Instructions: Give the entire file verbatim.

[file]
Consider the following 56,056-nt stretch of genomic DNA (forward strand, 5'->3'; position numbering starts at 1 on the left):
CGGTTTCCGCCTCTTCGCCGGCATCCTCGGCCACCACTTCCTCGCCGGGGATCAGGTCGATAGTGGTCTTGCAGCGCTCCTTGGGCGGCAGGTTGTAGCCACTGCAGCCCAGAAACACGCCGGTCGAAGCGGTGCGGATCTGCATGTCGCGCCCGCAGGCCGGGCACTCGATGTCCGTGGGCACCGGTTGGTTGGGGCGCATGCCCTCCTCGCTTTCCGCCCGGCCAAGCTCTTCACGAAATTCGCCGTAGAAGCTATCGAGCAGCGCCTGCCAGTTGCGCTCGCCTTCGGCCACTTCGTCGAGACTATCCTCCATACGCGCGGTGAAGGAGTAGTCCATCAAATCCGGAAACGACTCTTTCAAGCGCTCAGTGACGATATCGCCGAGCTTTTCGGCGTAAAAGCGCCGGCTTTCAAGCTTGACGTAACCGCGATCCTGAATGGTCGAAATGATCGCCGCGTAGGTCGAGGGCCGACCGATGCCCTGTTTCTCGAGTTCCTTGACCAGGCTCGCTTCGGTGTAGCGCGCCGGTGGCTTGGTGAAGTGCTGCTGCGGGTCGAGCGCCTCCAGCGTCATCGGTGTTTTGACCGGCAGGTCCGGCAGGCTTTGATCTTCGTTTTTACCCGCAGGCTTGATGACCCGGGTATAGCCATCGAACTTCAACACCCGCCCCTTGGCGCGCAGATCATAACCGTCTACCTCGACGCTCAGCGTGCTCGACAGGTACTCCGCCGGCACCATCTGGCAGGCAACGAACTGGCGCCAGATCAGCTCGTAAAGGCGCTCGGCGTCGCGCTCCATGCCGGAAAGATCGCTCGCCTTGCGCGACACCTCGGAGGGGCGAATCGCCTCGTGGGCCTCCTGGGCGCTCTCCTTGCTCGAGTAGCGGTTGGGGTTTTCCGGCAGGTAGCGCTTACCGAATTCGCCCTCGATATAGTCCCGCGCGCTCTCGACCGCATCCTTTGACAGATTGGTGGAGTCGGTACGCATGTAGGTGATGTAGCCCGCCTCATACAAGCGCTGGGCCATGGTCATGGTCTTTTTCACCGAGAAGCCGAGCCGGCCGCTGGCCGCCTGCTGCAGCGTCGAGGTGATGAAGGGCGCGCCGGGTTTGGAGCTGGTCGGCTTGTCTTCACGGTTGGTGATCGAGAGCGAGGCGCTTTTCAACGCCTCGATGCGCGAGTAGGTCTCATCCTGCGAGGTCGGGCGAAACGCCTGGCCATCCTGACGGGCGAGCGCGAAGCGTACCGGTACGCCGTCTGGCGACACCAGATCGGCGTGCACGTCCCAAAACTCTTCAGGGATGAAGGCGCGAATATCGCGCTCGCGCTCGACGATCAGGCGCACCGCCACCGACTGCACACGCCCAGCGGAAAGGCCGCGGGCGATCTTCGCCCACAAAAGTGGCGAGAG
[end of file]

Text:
Consider the following 56,056-nt stretch of genomic DNA (forward strand, 5'->3'; position numbering starts at 1 on the left):
CGGTTTCCGCCTCTTCGCCGGCATCCTCGGCCACCACTTCCTCGCCGGGGATCAGGTCGATAGTGGTCTTGCAGCGCTCCTTGGGCGGCAGGTTGTAGCCACTGCAGCCCAGAAACACGCCGGTCGAAGCGGTGCGGATCTGCATGTCGCGCCCGCAGGCCGGGCACTCGATGTCCGTGGGCACCGGTTGGTTGGGGCGCATGCCCTCCTCGCTTTCCGCCCGGCCAAGCTCTTCACGAAATTCGCCGTAGAAGCTATCGAGCAGCGCCTGCCAGTTGCGCTCGCCTTCGGCCACTTCGTCGAGACTATCCTCCATACGCGCGGTGAAGGAGTAGTCCATCAAATCCGGAAACGACTCTTTCAAGCGCTCAGTGACGATATCGCCGAGCTTTTCGGCGTAAAAGCGCCGGCTTTCAAGCTTGACGTAACCGCGATCCTGAATGGTCGAAATGATCGCCGCGTAGGTCGAGGGCCGACCGATGCCCTGTTTCTCGAGTTCCTTGACCAGGCTCGCTTCGGTGTAGCGCGCCGGTGGCTTGGTGAAGTGCTGCTGCGGGTCGAGCGCCTCCAGCGTCATCGGTGTTTTGACCGGCAGGTCCGGCAGGCTTTGATCTTCGTTTTTACCCGCAGGCTTGATGACCCGGGTATAGCCATCGAACTTCAACACCCGCCCCTTGGCGCGCAGATCATAACCGTCTACCTCGACGCTCAGCGTGCTCGACAGGTACTCCGCCGGCACCATCTGGCAGGCAACGAACTGGCGCCAGATCAGCTCGTAAAGGCGCTCGGCGTCGCGCTCCATGCCGGAAAGATCGCTCGCCTTGCGCGACACCTCGGAGGGGCGAATCGCCTCGTGGGCCTCCTGGGCGCTCTCCTTGCTCGAGTAGCGGTTGGGGTTTTCCGGCAGGTAGCGCTTACCGAATTCGCCCTCGATATAGTCCCGCGCGCTCTCGACCGCATCCTTTGACAGATTGGTGGAGTCGGTACGCATGTAGGTGATGTAGCCCGCCTCATACAAGCGCTGGGCCATGGTCATGGTCTTTTTCACCGAGAAGCCGAGCCGGCCGCTGGCCGCCTGCTGCAGCGTCGAGGTGATGAAGGGCGCGCCGGGTTTGGAGCTGGTCGGCTTGTCTTCACGGTTGGTGATCGAGAGCGAGGCGCTTTTCAACGCCTCGATGCGCGAGTAGGTCTCATCCTGCGAGGTCGGGCGAAACGCCTGGCCATCCTGACGGGCGAGCGCGAAGCGTACCGGTACGCCGTCTGGCGACACCAGATCGGCGTGCACGTCCCAAAACTCTTCAGGGATGAAGGCGCGAATATCGCGCTCGCGCTCGACGATCAGGCGCACCGCCACCGACTGCACACGCCCAGCGGAAAGGCCGCGGGCGATCTTCGCCCACAAAAGTGGCGAGAG